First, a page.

Harry Carey, Jr. (May 16, 1921 – December 27, 2012) was an American actor. He appeared in over 90 films (several were Westerns directed by John Ford) and numerous television series.
Carey made eleven films with actor John Wayne, starting with Red River and ending with Cahill U.S. Marshal.
Carey collaborated frequently with director John Ford, a close friend, and became a regular in what was commonly called the John Ford Stock Company. He appeared in such notable Ford films as 3 Godfathers (1948), She Wore a Yellow Ribbon (1949), Wagon Master (1950), Rio Grande (1950), The Long Gray Line (1955); Mister Roberts (1955), The Searchers (1956), Two Rode Together (1961), and Cheyenne Autumn (1964). Carey wrote a book about his experiences working with Ford titled "Company of Heroes: My Life as an Actor in the John Ford Stock Company", published in 1994.
Between 1955 and 1957, Carey appeared as ranch counselor Bill Burnett in the serial Spin and Marty, seen on Walt Disney's Mickey Mouse Club. In the 1960s, Carey appeared on such shows as Have Gun - Will Travel, The Legend of Jesse James, Wagon Train, Gray Ghost, Whispering Smith, Tombstone Territory, The Rounders, Bonanza, and Gunsmoke.
For his contribution to the television industry, Harry Carey Jr. was given a star on the Hollywood Walk of Fame at 6363 Vine Street. In 2003, he was inducted into the Western Performers Hall of Fame at the National Cowboy & Western Heritage Museum in Oklahoma City, Oklahoma.
Harry Carey Jr. Cause of Death
Harry Carey Jr. died Thursday of natural causes. Harry Carey Jr. was 91 years old at the time of his death
Harry Carey, Jr at the Lone Pine Film Festival, 2007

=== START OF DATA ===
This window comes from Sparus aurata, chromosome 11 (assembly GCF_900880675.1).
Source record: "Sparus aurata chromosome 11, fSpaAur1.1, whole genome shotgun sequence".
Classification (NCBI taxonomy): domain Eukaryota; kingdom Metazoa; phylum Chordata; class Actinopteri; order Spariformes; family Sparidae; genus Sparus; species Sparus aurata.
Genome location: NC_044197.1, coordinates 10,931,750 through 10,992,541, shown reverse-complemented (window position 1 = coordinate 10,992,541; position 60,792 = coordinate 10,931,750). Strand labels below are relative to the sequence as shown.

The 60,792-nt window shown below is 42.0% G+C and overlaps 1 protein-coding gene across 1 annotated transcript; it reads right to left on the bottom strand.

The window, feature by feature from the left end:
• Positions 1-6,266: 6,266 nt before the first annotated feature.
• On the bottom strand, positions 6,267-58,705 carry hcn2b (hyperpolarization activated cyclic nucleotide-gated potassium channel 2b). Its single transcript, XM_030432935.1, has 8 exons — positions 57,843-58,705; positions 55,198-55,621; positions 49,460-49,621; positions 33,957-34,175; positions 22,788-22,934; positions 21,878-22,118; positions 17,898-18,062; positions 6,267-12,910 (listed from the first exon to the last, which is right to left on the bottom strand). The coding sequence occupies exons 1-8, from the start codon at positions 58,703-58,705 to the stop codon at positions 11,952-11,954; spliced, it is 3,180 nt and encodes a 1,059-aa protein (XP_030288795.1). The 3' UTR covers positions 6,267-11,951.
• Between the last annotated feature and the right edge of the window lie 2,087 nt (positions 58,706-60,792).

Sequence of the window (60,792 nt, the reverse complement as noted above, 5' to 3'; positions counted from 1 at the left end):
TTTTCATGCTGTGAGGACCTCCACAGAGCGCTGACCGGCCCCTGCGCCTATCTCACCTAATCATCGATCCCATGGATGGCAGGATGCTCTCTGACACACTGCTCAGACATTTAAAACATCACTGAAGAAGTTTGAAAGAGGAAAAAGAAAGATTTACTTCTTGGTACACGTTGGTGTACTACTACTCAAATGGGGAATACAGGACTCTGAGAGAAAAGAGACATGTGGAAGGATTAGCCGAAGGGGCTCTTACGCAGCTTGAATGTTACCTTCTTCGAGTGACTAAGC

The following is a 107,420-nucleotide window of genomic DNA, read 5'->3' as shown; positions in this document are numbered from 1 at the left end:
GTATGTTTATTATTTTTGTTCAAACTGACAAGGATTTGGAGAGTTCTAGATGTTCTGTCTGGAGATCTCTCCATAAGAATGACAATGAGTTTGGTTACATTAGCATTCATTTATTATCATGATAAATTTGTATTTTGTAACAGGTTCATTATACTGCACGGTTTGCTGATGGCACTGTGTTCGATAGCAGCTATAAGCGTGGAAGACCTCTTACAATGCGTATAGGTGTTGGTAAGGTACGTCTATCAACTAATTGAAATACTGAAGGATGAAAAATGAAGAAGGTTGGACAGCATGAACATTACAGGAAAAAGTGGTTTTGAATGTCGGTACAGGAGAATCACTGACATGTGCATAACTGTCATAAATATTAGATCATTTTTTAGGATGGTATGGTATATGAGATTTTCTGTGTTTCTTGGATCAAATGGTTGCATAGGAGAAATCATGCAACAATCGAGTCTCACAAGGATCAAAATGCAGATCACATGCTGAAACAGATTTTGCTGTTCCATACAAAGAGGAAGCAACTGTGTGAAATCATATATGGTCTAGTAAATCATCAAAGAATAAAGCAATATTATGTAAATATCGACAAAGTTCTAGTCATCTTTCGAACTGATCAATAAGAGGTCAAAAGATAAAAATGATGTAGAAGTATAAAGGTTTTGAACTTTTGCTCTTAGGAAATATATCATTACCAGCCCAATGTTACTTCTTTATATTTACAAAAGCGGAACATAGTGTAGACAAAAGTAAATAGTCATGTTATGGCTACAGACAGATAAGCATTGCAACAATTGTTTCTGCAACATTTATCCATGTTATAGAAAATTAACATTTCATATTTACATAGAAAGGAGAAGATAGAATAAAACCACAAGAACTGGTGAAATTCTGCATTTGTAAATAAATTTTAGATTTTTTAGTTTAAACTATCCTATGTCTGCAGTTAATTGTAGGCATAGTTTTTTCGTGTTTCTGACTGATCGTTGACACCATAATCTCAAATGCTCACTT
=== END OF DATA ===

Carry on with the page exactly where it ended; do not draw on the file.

They Rode Their Trails Together: Ben Johnson Harry Carey Jr
Jacob Joachim "Jack" Klugman (April 27, 1922 - December 24, 2012) was an American stage, film and television actor. He was best known as Felix Unger's sloppy roommate Oscar Madison in the American television series The Odd Couple (1970-1975), for his starring role in Quincy, M.E. (1976-1983), as Juror #5 in 12 Angry Men, and his multiple appearances on The Twilight Zone.
A heavy smoker, Klugman was diagnosed with throat cancer in 1974. In 1989, he lost a vocal cord to cancer, but continued to act on stage and television, though he was left with a raspy, scratchy voice.
Jack Klugman cause of death
Klugman died at the age of 90 at his home in Northridge, California, with his wife, Peggy, at his side. He is survived by his sons, David and Adam, and two grandchildren.
Charles Durning (February 28, 1923 – December 24, 2012) was an American actor. With appearances in over 100 films, Durning's memorable roles include police officers in the Oscar-winning The Sting (1973) and crime drama Dog Day Afternoon (1975), along with the comedies Tootsie, To Be Or Not To Be and The Best Little Whorehouse in Texas, the last two of which earned him Academy Award nominations for Best Supporting Actor. He won a Tony award for his portrayal of Big Daddy in Cat on a Hot Tin Roof in 1990.
Durning was honored with the Life Achievement Award at the 14th Annual Screen Actors Guild Award Ceremony on January 27, 2008. On July 31, 2008 he was given a star on the Hollywood Walk of Fame next to that of one of his idols, James Cagney.
For his military service on World War II, Durning was awarded the Silver Star, Bronze Star, and three Purple Heart medals. Additional awards include the World War II Victory Medal.
Durning participated in the Normandy Invasion of France on D-Day, June 6, 1944, and was among the first troops to land at Omaha Beach.
Charles Durning cause of death
Charles Durning died of natural causes at his home in Manhattan, New York on December 24, 2012. Durning was 89. In his obituary, the Los Angeles Times called Durning "the king of character actors".
David Warren "Dave" Brubeck (December 6, 1920 – December 5, 2012) was an American jazz pianist and composer considered to be one of the foremost exponents of progressive jazz. He wrote a number of jazz standards, including "In Your Own Sweet Way" and "The Duke". Brubeck's style ranged from refined to bombastic, reflecting his mother's attempts at classical training and his improvisational skills. His music is known for employing unusual time signatures, and superimposing contrasting rhythms, meters, and tonalities.
His long-time musical partner, alto saxophonist Paul Desmond, wrote the saxophone melody for the Dave Brubeck Quartet's best remembered piece, "Take Five"
Dave Brubeck cause of death
Brubeck died of heart failure on December 5, 2012, in Norwalk, Connecticut, one day before his 92nd birthday.
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